Dealing With A Counter-Offer

Counter offers are a frequent event when resigning to move to a new employer and although at the time they can seem flattering you need to ask yourself why it has taken your resignation to get an improved offer and if the reason for the move is not purely financial how will your situation improve by staying?

The following points were taken from a recent Wall Street Journal article and each one is very valid and should be thoroughly considered:

  1. What type of company do you work for if you have to threaten to resign before they give you what you are worth?
  2. Where is the money for the counter offer coming from? Is it your next raise early?  All companies have strict wage and salary guidelines which must be followed.
  3. Your company will immediately start looking for a new person at a cheaper price. In many cases, you could be training your replacement.
  4. You now have made your employer aware that you are unhappy. From this day on your loyalty will always be in question.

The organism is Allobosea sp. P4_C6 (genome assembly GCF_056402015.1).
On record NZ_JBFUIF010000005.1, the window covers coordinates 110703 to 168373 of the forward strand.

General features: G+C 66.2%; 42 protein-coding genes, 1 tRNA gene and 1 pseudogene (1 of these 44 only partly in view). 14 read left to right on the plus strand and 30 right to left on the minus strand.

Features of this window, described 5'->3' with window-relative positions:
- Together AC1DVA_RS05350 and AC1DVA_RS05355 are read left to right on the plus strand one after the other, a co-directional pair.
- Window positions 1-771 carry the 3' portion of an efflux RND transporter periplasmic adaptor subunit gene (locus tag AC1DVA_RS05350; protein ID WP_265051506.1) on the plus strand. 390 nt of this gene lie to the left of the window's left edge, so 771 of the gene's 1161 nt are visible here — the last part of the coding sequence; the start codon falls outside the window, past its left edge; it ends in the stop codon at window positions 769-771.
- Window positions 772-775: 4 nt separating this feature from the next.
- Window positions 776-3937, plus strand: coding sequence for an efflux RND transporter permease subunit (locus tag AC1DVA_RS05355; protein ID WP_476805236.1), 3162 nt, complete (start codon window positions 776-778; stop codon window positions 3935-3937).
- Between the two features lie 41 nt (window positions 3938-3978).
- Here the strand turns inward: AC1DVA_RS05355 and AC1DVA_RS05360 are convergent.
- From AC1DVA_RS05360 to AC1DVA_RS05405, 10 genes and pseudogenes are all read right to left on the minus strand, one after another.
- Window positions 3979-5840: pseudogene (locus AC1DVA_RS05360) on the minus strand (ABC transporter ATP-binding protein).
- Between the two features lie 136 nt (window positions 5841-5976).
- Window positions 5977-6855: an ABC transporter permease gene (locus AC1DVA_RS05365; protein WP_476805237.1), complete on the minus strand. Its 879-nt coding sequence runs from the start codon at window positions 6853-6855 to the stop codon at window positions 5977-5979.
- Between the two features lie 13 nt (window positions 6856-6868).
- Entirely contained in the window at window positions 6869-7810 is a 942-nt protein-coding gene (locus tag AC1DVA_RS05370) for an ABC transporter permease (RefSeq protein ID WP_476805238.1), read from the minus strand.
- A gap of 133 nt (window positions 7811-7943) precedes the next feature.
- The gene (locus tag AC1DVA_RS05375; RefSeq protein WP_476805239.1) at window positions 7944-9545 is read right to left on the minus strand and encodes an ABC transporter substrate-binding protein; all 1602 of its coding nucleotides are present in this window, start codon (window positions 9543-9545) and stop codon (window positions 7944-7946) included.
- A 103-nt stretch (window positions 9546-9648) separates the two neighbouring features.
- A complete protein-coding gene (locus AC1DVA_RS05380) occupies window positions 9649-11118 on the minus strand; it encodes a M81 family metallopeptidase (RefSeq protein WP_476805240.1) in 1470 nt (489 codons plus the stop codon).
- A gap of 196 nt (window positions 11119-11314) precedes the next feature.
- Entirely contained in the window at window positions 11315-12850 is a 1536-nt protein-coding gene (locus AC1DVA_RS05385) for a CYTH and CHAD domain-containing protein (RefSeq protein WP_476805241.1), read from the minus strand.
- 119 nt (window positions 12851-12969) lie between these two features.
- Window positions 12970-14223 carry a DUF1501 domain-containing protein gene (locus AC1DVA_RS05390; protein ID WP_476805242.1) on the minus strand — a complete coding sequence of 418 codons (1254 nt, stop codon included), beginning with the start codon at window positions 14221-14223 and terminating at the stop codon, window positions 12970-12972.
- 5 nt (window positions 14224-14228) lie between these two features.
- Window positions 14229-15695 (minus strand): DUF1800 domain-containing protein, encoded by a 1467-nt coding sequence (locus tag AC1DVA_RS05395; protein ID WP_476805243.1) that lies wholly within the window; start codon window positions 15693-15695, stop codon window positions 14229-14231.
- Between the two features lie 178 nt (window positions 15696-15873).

5. When promotion time comes around, your employer will remember who was loyal and who was not.
  6. When times get rough, your employer will begin the cutback with you.
  7. The same circumstances that now cause you to consider a change will repeat themselves in the future even if you accept a counter offer. Things about your position and company rarely change.
  8. Statistics show that if you accept a counter offer, the probability of voluntarily leaving in six months or being let go within one year is extremely high. 85% of people who accept are gone in six months, and 90% of people who accept are gone in twelve months.
  9. Accepting a counter offer is an insult to your intelligence and a blow to your personal pride knowing that you were bought.

Once the word gets out, the relationship that you now enjoy with your co-workers will never be the same. You will lose the personal satisfaction you once enjoyed from peer group acceptance.